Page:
Figure  4.
Differential solubility of WT and mutant cofilin-2. A, SDS-PAGE analysis of cofilin-2 with His/V5 tag expressed in E. coli. The amount of mutant cofilin-2 (arrowhead) in the soluble and purified fractions (lanes 1 and 3) is markedly lower than in the ...

We hypothesize that misfolding or destabilization of the protein’s tertiary structure leads to premature degradation of the protein in vivo, so the mechanism of disease is likely related to reduction in the amount of cofilin-2. Determining whether or not reduced cofilin-2 is a useful diagnostic marker for CFL2 mutations will require identification of additional patients with different mutations, but it is noteworthy that only some pathogenic Caenorhabditis elegans UNC-60B (cofilin-2) mutations resulted in reduced levels of this protein.22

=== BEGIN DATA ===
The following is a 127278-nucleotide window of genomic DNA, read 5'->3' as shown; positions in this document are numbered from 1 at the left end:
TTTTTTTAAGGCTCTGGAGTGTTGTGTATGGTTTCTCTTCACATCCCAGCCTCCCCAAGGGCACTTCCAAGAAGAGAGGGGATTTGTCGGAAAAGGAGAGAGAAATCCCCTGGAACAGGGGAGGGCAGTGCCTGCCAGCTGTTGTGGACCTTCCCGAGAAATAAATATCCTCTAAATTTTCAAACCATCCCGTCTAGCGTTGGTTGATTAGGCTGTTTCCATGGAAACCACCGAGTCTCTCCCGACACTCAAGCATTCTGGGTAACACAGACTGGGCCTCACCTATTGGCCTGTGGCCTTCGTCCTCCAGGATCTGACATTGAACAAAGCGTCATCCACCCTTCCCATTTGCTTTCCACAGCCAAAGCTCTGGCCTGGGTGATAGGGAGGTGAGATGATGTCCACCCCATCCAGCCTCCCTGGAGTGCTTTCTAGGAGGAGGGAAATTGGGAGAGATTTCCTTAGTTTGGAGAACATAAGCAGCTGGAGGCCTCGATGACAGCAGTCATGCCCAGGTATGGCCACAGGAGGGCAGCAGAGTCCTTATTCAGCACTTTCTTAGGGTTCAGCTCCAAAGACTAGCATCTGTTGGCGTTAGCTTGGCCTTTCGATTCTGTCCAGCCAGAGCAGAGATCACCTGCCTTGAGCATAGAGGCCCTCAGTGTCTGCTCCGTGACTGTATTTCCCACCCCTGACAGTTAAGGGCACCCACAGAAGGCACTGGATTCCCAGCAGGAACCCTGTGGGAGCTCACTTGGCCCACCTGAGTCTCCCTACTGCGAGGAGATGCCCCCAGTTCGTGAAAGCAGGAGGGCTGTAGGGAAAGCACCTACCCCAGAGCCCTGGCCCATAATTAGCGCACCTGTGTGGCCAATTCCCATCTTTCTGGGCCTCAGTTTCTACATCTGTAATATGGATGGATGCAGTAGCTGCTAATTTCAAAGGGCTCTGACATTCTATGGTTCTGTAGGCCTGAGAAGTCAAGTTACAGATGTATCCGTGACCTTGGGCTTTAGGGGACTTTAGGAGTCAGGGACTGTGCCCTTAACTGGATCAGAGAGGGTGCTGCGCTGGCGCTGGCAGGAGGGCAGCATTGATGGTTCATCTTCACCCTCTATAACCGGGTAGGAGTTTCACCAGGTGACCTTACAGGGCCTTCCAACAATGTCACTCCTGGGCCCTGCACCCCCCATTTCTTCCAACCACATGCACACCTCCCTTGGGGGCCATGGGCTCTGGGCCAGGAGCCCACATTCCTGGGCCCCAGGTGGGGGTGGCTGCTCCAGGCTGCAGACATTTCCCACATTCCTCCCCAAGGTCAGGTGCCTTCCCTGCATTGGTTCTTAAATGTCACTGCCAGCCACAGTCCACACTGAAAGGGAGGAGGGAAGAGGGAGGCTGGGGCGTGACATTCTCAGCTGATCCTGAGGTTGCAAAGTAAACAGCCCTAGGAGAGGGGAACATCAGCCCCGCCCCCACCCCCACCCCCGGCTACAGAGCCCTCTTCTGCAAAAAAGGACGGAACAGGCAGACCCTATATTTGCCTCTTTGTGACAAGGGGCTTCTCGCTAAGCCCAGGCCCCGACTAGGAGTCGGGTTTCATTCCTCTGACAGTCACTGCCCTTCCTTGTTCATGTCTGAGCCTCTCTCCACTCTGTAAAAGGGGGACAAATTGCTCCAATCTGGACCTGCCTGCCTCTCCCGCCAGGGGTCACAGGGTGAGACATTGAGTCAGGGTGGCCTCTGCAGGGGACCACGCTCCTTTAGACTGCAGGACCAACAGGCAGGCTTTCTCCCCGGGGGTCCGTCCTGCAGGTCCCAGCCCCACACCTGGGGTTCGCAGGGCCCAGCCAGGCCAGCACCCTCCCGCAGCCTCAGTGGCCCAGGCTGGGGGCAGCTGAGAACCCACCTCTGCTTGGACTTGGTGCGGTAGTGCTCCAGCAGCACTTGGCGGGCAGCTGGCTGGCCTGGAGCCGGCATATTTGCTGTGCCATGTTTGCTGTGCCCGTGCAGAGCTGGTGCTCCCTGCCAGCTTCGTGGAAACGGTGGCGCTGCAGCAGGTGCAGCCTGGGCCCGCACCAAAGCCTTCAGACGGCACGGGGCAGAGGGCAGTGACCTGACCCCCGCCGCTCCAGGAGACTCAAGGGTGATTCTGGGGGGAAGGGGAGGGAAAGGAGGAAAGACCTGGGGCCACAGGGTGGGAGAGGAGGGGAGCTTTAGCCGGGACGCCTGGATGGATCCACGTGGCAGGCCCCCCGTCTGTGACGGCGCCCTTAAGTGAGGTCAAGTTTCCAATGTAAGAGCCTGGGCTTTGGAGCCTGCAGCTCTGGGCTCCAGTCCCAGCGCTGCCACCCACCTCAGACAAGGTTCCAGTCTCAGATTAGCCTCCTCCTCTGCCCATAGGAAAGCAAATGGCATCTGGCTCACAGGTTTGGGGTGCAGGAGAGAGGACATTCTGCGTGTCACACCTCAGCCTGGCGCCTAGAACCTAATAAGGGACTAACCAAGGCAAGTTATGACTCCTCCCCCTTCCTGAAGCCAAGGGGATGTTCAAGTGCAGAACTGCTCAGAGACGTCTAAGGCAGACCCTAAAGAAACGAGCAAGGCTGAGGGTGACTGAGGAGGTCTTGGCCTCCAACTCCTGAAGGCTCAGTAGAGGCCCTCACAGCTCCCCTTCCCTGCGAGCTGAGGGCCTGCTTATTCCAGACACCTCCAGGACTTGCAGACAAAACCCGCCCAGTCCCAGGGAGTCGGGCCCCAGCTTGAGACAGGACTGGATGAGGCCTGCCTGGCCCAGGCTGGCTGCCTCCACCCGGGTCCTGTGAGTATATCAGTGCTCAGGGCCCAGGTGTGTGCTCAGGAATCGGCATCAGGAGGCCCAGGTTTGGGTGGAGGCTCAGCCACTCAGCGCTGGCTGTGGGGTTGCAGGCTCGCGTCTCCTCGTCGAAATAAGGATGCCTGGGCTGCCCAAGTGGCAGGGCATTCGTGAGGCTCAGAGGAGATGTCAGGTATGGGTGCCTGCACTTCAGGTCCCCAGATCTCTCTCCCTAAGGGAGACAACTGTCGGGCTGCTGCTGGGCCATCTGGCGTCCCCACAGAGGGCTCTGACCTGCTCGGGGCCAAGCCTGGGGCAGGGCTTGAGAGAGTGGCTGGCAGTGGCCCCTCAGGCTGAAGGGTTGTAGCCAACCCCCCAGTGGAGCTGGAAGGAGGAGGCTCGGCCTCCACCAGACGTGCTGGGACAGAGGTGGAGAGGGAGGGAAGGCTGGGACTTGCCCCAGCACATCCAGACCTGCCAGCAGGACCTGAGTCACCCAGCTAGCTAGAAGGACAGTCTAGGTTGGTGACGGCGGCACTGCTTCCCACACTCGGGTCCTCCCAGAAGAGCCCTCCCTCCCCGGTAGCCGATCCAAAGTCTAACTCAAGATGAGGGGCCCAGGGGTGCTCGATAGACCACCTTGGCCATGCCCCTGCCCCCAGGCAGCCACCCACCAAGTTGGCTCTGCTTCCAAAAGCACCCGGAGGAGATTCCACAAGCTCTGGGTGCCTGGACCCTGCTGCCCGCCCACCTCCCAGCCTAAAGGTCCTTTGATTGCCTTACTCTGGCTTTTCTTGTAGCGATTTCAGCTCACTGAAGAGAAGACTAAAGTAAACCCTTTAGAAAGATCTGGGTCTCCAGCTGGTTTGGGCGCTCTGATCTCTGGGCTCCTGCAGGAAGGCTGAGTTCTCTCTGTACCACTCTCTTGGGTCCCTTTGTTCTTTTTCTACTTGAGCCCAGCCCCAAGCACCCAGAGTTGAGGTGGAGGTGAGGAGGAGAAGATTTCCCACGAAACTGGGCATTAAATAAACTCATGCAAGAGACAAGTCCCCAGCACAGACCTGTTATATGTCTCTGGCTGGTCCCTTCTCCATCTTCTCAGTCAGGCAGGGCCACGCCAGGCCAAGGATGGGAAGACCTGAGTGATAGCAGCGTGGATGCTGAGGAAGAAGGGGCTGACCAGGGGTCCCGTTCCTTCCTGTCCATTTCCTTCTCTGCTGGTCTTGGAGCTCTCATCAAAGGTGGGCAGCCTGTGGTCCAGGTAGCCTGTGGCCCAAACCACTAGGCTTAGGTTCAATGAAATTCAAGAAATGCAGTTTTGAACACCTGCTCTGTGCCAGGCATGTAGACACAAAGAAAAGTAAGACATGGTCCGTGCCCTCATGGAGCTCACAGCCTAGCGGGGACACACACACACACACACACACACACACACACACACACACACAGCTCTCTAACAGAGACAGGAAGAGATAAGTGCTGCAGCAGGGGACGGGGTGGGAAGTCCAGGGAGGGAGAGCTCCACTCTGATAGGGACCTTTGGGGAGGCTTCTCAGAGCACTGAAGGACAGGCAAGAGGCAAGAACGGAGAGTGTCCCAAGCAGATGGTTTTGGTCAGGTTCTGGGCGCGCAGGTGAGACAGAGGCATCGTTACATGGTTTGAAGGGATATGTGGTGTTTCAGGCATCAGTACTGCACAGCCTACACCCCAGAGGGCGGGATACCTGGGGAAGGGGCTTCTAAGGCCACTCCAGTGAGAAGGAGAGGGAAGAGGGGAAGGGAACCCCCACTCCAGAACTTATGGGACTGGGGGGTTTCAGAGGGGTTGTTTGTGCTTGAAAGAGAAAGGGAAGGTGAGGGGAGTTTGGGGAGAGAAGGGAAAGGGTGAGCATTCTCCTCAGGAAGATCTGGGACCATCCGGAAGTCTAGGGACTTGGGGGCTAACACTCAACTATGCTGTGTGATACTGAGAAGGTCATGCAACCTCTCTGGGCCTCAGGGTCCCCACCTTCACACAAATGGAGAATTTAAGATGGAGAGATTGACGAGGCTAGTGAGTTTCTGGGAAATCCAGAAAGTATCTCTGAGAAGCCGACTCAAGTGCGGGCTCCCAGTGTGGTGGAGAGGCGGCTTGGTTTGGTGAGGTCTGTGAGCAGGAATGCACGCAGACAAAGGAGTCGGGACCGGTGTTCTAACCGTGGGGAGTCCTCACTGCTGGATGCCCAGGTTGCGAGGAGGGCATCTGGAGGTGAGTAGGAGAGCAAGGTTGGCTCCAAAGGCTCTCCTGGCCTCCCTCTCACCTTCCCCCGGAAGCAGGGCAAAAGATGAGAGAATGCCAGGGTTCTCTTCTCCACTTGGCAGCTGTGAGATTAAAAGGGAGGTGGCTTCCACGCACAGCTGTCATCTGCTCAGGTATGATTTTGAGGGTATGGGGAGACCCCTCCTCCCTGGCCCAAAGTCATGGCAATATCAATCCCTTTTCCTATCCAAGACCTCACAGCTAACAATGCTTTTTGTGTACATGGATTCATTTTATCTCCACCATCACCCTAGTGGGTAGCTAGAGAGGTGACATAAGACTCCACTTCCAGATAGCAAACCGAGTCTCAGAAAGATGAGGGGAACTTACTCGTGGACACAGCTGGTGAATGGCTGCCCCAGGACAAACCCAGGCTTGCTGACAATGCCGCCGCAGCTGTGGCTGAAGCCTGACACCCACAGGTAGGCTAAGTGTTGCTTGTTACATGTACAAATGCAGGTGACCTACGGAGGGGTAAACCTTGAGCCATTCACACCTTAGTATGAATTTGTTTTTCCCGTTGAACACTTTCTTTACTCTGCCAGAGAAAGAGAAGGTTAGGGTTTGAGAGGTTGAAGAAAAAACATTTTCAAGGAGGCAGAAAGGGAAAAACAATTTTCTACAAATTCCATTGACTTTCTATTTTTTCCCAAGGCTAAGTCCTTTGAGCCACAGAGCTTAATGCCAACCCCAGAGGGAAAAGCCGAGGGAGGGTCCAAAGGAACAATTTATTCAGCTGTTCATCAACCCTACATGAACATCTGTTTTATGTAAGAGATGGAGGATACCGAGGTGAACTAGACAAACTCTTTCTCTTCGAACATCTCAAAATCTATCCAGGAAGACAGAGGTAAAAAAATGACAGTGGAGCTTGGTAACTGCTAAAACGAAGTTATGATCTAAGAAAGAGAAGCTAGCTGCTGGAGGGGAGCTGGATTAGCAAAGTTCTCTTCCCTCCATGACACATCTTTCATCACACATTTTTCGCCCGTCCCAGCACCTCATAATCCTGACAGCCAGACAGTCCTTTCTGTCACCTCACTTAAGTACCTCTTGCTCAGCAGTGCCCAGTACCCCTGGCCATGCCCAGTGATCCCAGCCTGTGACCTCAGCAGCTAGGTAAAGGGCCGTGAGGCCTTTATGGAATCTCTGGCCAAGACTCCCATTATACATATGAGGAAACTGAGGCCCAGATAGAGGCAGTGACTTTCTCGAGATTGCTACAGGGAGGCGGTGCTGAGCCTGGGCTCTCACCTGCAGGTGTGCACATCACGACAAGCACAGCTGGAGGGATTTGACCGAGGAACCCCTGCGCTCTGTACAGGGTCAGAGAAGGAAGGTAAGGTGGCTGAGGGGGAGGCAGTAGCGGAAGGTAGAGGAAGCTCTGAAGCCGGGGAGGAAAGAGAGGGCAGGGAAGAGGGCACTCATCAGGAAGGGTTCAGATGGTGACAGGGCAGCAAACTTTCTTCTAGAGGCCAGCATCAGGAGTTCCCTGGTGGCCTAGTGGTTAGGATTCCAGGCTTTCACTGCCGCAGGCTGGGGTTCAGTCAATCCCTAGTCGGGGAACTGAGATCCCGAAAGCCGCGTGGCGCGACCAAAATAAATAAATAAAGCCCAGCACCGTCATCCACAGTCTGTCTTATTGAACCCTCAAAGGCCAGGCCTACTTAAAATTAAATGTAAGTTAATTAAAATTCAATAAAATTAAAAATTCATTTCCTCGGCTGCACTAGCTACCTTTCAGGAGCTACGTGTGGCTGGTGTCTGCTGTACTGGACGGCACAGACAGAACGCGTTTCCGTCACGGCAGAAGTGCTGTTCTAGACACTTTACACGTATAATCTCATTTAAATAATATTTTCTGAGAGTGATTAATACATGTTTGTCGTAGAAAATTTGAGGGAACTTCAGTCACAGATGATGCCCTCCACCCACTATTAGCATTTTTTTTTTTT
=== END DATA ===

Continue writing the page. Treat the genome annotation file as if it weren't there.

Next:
The pathology of affected muscles in our proband was remarkable for simultaneous presence of nemaline bodies, minicores, and concentric laminated bodies. Whereas nemaline bodies are associated with abnormalities of thin-filament proteins, concentric laminated bodies are postulated to be organized aggregates of excessive actin filaments,23 and both these and the minicores24 may in fact represent the ultrastructural correlates for the F-actin accumulations seen by immunofluorescence and phalloidin staining (fig. 2). Similar patterns of staining for both total sarcomeric actin and phalloidin-stained F-actin support a hypothesis that the lower amounts of cofilin-2 result in reduced depolymerization of actin filaments, causing their accumulation in concentric laminated bodies, nemaline bodies, and minicore regions.